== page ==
A stool ‘designed’ by plastic-eating mealworms

British designer William Eliot used plastic-eating mealworms to eat through polystyrene. The resulting design for a stool was then 3D printed in black-coloured sand.

To make the stool called Digested Objects, Eliot used 150 larvae of the Tenebrio molitor beetle, which have the ability to digest polystyrene, a material that is normally unrecyclable. Rather than use the mealworms solely for recycling, Eliot decided to explore the possibilities of biocollaborative design.

To ensure that the insects would produce something with roughly the shape of a stool, Eliot injected the blocks of polystyrene with sugar water, so that the mealworms would eat away those portions first. Afterwards, they were free to burrow as they pleased.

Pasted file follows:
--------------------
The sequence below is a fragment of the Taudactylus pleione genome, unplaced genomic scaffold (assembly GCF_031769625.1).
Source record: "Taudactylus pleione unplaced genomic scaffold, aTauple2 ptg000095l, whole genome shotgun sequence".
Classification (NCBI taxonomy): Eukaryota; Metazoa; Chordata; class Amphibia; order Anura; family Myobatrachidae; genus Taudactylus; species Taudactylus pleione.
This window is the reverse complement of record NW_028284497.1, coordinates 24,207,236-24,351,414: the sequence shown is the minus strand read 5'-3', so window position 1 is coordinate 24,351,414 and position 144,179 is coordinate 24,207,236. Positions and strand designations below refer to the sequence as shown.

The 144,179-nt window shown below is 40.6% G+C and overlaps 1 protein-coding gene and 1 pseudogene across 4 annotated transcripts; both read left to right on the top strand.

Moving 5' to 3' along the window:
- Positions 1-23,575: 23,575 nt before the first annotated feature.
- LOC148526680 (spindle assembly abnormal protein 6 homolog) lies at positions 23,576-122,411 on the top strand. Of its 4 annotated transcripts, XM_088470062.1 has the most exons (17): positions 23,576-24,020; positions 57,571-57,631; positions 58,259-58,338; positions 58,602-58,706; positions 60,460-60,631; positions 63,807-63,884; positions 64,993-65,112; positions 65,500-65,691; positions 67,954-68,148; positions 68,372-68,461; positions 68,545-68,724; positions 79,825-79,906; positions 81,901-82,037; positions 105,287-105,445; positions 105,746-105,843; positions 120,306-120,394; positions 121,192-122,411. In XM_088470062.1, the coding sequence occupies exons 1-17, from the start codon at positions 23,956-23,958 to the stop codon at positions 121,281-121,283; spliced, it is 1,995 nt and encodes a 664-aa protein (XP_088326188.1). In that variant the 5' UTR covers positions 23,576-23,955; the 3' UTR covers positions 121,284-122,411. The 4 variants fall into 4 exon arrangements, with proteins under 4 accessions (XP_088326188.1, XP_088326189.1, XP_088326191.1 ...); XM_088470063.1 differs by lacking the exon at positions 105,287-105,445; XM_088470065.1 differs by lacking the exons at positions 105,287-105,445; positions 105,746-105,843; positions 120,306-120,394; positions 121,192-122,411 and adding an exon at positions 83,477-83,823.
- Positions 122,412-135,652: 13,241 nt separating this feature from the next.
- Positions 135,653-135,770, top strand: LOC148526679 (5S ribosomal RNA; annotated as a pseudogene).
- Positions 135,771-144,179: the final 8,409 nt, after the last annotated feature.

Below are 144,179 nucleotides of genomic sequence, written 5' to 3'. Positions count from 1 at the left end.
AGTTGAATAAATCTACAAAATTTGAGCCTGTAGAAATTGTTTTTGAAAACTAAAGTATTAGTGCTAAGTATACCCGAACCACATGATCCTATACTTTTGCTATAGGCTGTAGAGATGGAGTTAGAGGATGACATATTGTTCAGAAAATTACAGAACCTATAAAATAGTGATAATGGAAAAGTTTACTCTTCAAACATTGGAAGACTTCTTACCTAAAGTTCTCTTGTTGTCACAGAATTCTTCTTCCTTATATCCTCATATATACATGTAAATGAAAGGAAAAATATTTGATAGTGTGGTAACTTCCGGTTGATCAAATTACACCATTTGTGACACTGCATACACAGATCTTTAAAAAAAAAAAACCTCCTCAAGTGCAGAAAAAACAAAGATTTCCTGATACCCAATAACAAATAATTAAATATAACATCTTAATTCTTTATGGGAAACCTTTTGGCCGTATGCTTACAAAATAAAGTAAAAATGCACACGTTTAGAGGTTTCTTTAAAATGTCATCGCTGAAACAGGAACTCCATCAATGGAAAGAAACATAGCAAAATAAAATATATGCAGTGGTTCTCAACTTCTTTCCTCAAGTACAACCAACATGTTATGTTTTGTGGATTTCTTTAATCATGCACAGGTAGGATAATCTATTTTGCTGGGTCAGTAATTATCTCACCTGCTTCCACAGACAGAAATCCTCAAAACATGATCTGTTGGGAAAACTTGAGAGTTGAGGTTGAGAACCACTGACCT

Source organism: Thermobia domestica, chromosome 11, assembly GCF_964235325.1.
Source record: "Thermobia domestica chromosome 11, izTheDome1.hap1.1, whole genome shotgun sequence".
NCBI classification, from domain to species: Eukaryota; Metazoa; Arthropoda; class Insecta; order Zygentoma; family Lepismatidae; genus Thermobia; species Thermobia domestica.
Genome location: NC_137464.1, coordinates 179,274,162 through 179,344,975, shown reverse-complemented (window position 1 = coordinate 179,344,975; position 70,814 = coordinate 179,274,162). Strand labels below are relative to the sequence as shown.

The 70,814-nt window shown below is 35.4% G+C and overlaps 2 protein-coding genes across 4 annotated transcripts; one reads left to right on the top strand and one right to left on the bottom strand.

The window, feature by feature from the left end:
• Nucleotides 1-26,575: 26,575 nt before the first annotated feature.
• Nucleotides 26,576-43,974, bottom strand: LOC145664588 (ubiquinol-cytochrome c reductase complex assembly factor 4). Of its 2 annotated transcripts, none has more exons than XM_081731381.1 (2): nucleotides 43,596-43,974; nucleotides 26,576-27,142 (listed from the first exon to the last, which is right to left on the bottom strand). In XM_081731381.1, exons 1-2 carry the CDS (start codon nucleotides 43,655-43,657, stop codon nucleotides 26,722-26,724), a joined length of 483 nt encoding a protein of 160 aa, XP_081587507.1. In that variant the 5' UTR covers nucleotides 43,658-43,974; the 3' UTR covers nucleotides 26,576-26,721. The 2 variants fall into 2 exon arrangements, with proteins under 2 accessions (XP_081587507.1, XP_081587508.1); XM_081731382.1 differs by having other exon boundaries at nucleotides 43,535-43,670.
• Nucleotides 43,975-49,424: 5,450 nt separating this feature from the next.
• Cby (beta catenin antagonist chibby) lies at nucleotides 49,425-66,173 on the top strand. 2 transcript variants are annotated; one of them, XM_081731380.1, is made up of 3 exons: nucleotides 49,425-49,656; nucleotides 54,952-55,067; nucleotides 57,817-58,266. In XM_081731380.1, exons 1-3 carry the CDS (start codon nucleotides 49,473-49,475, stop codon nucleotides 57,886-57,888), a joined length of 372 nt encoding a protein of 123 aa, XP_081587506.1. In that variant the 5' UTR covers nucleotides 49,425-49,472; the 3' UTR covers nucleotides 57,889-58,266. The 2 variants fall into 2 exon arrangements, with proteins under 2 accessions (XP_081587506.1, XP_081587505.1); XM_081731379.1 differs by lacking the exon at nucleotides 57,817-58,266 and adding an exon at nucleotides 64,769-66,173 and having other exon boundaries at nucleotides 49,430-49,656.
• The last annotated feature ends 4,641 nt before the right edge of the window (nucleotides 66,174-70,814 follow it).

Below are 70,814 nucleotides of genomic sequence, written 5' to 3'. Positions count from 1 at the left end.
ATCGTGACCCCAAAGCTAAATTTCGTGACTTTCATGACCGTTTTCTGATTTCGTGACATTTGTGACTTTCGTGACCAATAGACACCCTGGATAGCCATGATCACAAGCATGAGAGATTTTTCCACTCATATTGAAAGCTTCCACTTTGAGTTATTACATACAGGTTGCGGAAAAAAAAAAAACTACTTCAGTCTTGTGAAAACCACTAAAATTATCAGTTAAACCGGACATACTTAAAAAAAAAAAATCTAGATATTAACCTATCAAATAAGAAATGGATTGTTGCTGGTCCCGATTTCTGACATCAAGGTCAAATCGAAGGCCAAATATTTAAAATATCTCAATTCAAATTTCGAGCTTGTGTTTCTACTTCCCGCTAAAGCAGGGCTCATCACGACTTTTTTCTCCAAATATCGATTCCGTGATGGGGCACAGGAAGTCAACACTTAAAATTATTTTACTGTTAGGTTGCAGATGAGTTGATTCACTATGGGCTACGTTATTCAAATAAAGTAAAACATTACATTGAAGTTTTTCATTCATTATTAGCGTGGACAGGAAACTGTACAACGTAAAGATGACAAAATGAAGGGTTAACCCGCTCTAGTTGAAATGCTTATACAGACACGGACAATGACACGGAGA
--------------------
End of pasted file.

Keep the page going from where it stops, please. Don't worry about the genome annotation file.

Eliot cast a few of the mealworm designs in wax before 3D scanning them and scaling them up digitally to determine which would make the best stool. Full size prototypes were made of cardboard, assembled slice by slice to capture the complex forms. Finally, the designed was realised through 3D printing using sand.

Photos: William Eliot